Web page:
Henrik Lundqvist’s time as a New York Ranger officially came to an end on Wednesday, Sept. 30, as the team bought the 38-year-old out of the final year of his contract. It’s possible he will retire, look for a new home in the NHL or return to Sweden to extend his playing career overseas. But one thing is for certain: Henrik Lundqvist will be a New York icon for the rest of his days. He will be in the Hall-of-Fame, he will have his number 30 retired at Madison Square Garden and he will be remembered as the best goaltender of this generation. Henrik Lundqvist is the best New York Ranger to ever put on the blue shirt.
After being taken with the 8th pick of the 7th round of the 2000 NHL draft, no one expected Lundqvist to ever make it to the National Hockey League, let alone become the face of the New York Rangers and be the best goalie in the league for a 15 year span. No one, except perhaps, Henrik Lundqvist, whose unmatched work ethic and drive for success made him the face of New York hockey since 2005 when he played in his first NHL game. Now that his 887-game Rangers career is in the books, he is 6th in NHL history with 459 career wins (1st among European born goalies), has five all-star appearances and a 2011 Vezina Trophy given to the league’s best goaltender. Add in the 50+ team records he holds, including save percentage (.918), goals-against-average (2.43), playoff wins (61) and playoff shutouts (10), and it becomes impossible to deny the incredible body of work King Henrik has.
The true beauty of Lundqvist’s place in hockey history comes when examining his worth to his team, which, outside of Lundqvist, has been somewhat of a disaster for two decades. Before Lundqvist’s rookie season, the Rangers had missed the playoffs in seven consecutive seasons. Then, once he took over the starting goaltender position in 2005, they went to the playoffs in 11 of his first 12 seasons. The only time the Rangers missed the playoffs during Lundqvist’s tenure as the number one goalie, they were eliminated in the final game of the season in overtime of a winner-goes-to-the-playoffs game against the Philadelphia Flyers. Without Lundqvist, I’d have been shocked if the Rangers made the playoffs once in that span, let alone win 11 playoff series along the way.
Hank the Tank’s brilliance as a one-man-show is also evident in the underlying statistics. Since 2007, when the wins-above-replacement stat was introduced to the NHL, Lundqvist has ranked first among goalies with 57.2 WAR, over 20 more than the second place Carey Price. During that same span, Lundqvist ranked first in goals-saved-above-expectation with a preposterous 278. The next closest was Jaroslav Halak… with 96. So essentially, if Lundqvist was replaced with a league-average goalie from 2007-2020, the Rangers would have won 57.2 fewer games while allowing 278 more goals. For reference, in Lundqvist’s Vezina-winning 2011-12 season, the Rangers allowed only 187 goals total. These outrageous numbers also don’t include the first two seasons of Lundqvist’s career, during both of which he received Hart Trophy votes as the league’s most valuable player. Lundqvist is the most irreplaceable player of the generation with nobody else in sight.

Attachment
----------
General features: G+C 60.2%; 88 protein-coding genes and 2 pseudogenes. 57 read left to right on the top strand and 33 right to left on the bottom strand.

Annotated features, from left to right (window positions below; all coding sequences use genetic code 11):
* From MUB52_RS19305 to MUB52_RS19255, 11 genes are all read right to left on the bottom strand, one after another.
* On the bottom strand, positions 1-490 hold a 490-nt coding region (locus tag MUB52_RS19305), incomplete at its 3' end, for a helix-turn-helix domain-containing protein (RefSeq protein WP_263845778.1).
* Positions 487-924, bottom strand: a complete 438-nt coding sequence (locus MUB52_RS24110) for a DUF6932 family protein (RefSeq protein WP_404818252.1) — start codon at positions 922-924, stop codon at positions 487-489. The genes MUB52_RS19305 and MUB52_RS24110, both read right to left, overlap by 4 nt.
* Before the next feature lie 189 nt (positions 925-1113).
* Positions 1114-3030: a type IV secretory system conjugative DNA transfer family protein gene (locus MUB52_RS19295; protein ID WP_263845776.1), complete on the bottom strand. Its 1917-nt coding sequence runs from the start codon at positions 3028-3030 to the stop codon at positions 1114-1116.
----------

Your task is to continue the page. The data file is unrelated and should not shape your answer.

The main reason Henrik Lundqvist is not a household name for most—other than his name being difficult for most Americans to pronounce—is that he never won the Stanley Cup. Though he has almost single-handedly carried his team to three Conference Finals appearances and even one to the Stanley Cup Finals, Lundqvist never got to hoist the ultimate prize. But it’s not like he struggled in big games. In fact, Lundqvist played his best when the lights were brightest. In 130 career playoff games, Lundqvist’s save-percentage (.921) and goals-against-average (2.30) actually improved from his excellent regular season totals. And his numbers in winner-takes-all games are so good you’d think they were fake. In eight career Game 7s, Lundqvist is 6-2 with a .958 save percentage, tying him for first place all time in Game 7 victories with six. In those six wins, Lundqvist allowed no more than one goal in each game. He has two Game 7 shutouts and has never allowed more than two goals in a winner-takes-all game. I don’t know how you blame a guy for playoff failure with numbers like those.
Even with all that being said, if you asked Lundqvist what he valued most in his career he would say the relationships he’s made along the way. Known for being the best teammate someone could have, Lundqvist’s charitable effort in New York throughout his career is nothing short of saint-like. As the founder of the Henrik Lundqvist Foundation and the spokesperson of Madison Square Garden’s Garden of Dreams Foundation, Lundqvist has raised millions of dollars for impoverished children from New York to the Dominican Republic. The Rangers will never have as deserving a face-of-the-franchise.
Henrik Lundqvist has given everything imaginable to the New York Rangers, and he’ll go down as the most beloved Ranger on the face of the Earth. Not bad for a seventh-round draft pick.
Thank you, King Henrik.